“In kindergarten I went dressed as Madonna for Career Day,” said Vallo. “I always knew that I would be in some kind of performing-centered career. From the very beginning, I was scouring newspapers for auditions. I am sure I begged my mom to let me audition.”
Carol Webster who is the director for the Center for the Performing Arts with Roanoke County Schools remembers that Vallo’s first musical was “South Pacific” when she was just eight years old.
“The biggest thing I remember from South Pacific was getting to spray paint my hair black (my hair was very, very blonde at the time) to look Polynesian,” said Vallo. “When I was in ‘South Pacific,’ it was a popular thing to do the musicals. The whole wrestling and football teams seemed to be in the show and one of them would whisk me onto his shoulders for the curtain call. It had me hooked.”
“Skyler told me that she was bitten by the bug and would someday be a stage performer,” recalls Webster. “When she got to high school, she wanted to be a triple threat and due to her talent was cast as Guinevere in “Camelot,” Ado Annie in “Oklahoma,” Maria in the “Sound of Music” and Hodel in “Fiddler on The Roof.” Her comedic talents were seen in the female version of “The Odd Couple” where she played the compulsive neat freak Florence opposite Caleigh Keith’s sloppy Olive.”
Webster was Vallo’s theatre arts teacher at William Byrd during those years. She took dance classes with Floyd Ward.
“Skyler is a dedicated performer who understands the value of preparation and training and the importance of professionalism,” said Webster.
“Mrs. Webster was an amazing mentor,” said Vallo. “She initially was my guiding force. Her knowledge and expertise in the field were invaluable as I sought the future possibilities.”
“I went on to school at Birmingham-Southern College in Alabama,” said Vallo. “I received my B.A. in Musical Theatre. It was a very intense program. I would do eight to ten classes every semester while many other students were taking five. I would start at 8 a.m. with usually jazz and ballet, take five core classes, piano and voice lessons, and musical theory (sight singing, composing, etc.). Around 6 p.m. I would be in the theatre rehearsing till midnight or later. If I was not cast in a show, I would be on a crew team, such as lights or props. It was a whirlwind, but exhilarating and I learned a lot.”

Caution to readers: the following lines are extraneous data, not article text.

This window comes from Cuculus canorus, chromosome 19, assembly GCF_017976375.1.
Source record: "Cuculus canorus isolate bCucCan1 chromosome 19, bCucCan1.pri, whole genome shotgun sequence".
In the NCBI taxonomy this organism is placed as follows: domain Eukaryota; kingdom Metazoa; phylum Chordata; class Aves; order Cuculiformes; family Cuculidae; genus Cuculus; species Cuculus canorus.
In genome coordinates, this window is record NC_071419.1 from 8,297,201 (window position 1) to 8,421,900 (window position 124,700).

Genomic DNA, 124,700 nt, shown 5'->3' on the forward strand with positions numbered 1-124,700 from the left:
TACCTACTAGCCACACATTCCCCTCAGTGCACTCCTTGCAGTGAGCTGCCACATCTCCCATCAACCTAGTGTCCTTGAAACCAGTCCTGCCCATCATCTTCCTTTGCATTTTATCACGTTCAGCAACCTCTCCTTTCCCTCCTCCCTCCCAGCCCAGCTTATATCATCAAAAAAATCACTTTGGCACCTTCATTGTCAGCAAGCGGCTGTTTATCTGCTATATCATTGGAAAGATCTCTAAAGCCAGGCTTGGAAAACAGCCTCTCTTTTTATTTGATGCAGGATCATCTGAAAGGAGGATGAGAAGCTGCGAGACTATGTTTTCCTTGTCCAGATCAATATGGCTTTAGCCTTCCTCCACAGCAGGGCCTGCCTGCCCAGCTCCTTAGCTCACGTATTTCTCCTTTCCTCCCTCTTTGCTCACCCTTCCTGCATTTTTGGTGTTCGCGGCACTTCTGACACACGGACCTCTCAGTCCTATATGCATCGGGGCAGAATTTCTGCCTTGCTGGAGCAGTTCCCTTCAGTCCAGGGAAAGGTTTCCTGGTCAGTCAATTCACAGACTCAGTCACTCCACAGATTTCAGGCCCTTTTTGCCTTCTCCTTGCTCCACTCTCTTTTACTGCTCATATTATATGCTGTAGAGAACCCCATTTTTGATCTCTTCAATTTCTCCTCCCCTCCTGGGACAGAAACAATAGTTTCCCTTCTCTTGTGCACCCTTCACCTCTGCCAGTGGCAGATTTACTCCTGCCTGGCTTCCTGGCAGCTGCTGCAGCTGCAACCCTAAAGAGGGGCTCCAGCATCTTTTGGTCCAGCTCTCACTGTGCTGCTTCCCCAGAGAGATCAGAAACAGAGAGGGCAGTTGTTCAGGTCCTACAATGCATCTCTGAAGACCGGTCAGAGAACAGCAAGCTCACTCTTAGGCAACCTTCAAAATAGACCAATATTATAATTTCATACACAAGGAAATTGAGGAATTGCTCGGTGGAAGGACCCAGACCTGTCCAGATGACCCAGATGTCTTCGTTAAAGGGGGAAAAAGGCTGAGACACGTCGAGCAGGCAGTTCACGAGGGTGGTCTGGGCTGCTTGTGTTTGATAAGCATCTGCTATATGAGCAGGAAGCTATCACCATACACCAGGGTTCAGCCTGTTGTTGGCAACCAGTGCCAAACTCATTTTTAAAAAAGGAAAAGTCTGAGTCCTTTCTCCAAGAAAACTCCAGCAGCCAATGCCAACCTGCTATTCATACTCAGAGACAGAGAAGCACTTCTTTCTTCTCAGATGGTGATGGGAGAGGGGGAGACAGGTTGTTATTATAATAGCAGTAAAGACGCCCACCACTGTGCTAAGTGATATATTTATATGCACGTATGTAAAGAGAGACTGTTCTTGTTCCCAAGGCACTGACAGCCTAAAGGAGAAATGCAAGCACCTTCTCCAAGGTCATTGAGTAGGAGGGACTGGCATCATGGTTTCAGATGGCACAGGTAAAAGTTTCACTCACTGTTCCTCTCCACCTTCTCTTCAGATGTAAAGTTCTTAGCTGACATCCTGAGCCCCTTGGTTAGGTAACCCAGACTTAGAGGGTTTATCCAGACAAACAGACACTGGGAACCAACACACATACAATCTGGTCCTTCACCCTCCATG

“Even when she was in college, Skyler was looking for summer work in professional theaters,” said Webster. “Much of her success comes from her determination to seek out auditions and to continually work at her craft.”
After college she began working for the Disney Corporation. She took the roles of Rapunzel and the Little Mermaid in both the Disney World and Disneyland Theme parks. Her roles with Disney allowed her to combine her interests in acting, singing, and dancing.
As for her experience working for Disney, “What can I say–it really was the happiest place on earth! Very few people get to go to work and get hugs, notes, kisses, and love from children all over the world. It was so sweet.”
Vallo went on to work for ABC television and in film, appearing on Austin and Ally, Pair of Kings, How I Met Your Mother, The Neighbors, Castle, American Horror Story, and in numerous print and commercial campaigns.
One of her favorite roles has been on “True Blood” where she says she “got to work with a ton of amazing actors and directors. It was also very cool to be a vampire.”
On June 6, Vallo is returning home to conduct an “acting intensive” day long workshop at Northside Middle School.
“Although I have coached children, teens, and adults in Los Angeles, this will be my first workshop,” said Vallo. “I wanted to bring the workshop first to my hometown because although there are wonderful theatre opportunities in the area (high schools, Showtimers, LTP, Mill Mountain Theatre) there are no film/television classes as far as I know. It really is a different type of acting completely. I have been acting for over twenty years, five of which have been specifically training in film and television.”
The morning will begin at 9 a.m. Students will prepare a one to three page scene from a television show (supplied by Vallo), and be taped to get on-camera feedback. They will learn about audition techniques, improv, and creativity. Parents are welcomed in at 3:15. The workshop concludes at 4.
Vallo will answer questions about the more-business related aspects of working in film and television, such as agents, headshots, and making the choice between union and non-union.
She says that workshop participants do not need prior training, “but a love for performing and an interest in film and television is a good start.”
“I am trying to keep this workshop very small, around 20, so every single person will have a lot of individual attention from me,” said Vallo. “I will be sending them the scenes beforehand so they will have to come with it well versed. I will be reading the scene with them, just like in a real audition with a casting director. We will put the audition on tape. Once everyone has performed, we will watch the footage back and I will be making suggestions, critiques, and helpful hints.”
The cost of the workshop is $250 through May 15; afterwards the price increases to $275. The last day to sign up is June 1. More information and registration is available online at www.skylervallo.com/workshop.
Her advice to would be actors is that making a living in the performing arts “is harder than I can even describe. The best thing to do is to have another hobby or another job that you enjoy doing and can make money at so you aren’t desperate on booking the job. Keeping busy is my best advice.”
Vallo’s most recent role is in “Forest Cove” which will be featured on Pixl and the Hallmark Channel. Another movie, “The A List” will be available at Target, Walmart, and on VOD on May 12, and shortly after on Netflix.